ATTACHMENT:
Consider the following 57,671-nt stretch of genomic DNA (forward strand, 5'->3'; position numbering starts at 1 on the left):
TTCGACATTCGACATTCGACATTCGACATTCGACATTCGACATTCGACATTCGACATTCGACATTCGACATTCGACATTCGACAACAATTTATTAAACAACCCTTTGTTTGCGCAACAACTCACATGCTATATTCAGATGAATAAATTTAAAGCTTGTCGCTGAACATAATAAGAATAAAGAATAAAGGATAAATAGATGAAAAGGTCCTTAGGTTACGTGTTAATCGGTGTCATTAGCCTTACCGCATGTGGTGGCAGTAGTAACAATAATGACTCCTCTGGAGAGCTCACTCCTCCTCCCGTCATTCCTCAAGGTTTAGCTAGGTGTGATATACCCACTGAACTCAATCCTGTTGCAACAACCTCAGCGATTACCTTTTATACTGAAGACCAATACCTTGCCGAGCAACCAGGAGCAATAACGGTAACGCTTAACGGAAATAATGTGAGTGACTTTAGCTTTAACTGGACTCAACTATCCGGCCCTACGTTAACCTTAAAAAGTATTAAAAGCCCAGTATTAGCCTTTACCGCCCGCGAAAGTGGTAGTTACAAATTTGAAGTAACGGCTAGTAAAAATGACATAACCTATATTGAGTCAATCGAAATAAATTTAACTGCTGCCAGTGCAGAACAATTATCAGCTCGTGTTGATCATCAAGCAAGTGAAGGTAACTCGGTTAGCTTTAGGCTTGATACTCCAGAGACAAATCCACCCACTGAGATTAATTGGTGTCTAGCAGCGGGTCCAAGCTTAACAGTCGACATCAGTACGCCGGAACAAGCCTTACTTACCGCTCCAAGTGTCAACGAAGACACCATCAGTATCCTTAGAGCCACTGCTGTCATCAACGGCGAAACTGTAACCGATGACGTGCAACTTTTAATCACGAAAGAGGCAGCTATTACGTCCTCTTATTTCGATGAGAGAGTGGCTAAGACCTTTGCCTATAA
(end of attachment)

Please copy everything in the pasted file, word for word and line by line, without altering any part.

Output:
Consider the following 57,671-nt stretch of genomic DNA (forward strand, 5'->3'; position numbering starts at 1 on the left):
TTCGACATTCGACATTCGACATTCGACATTCGACATTCGACATTCGACATTCGACATTCGACATTCGACATTCGACATTCGACAACAATTTATTAAACAACCCTTTGTTTGCGCAACAACTCACATGCTATATTCAGATGAATAAATTTAAAGCTTGTCGCTGAACATAATAAGAATAAAGAATAAAGGATAAATAGATGAAAAGGTCCTTAGGTTACGTGTTAATCGGTGTCATTAGCCTTACCGCATGTGGTGGCAGTAGTAACAATAATGACTCCTCTGGAGAGCTCACTCCTCCTCCCGTCATTCCTCAAGGTTTAGCTAGGTGTGATATACCCACTGAACTCAATCCTGTTGCAACAACCTCAGCGATTACCTTTTATACTGAAGACCAATACCTTGCCGAGCAACCAGGAGCAATAACGGTAACGCTTAACGGAAATAATGTGAGTGACTTTAGCTTTAACTGGACTCAACTATCCGGCCCTACGTTAACCTTAAAAAGTATTAAAAGCCCAGTATTAGCCTTTACCGCCCGCGAAAGTGGTAGTTACAAATTTGAAGTAACGGCTAGTAAAAATGACATAACCTATATTGAGTCAATCGAAATAAATTTAACTGCTGCCAGTGCAGAACAATTATCAGCTCGTGTTGATCATCAAGCAAGTGAAGGTAACTCGGTTAGCTTTAGGCTTGATACTCCAGAGACAAATCCACCCACTGAGATTAATTGGTGTCTAGCAGCGGGTCCAAGCTTAACAGTCGACATCAGTACGCCGGAACAAGCCTTACTTACCGCTCCAAGTGTCAACGAAGACACCATCAGTATCCTTAGAGCCACTGCTGTCATCAACGGCGAAACTGTAACCGATGACGTGCAACTTTTAATCACGAAAGAGGCAGCTATTACGTCCTCTTATTTCGATGAGAGAGTGGCTAAGACCTTTGCCTATAA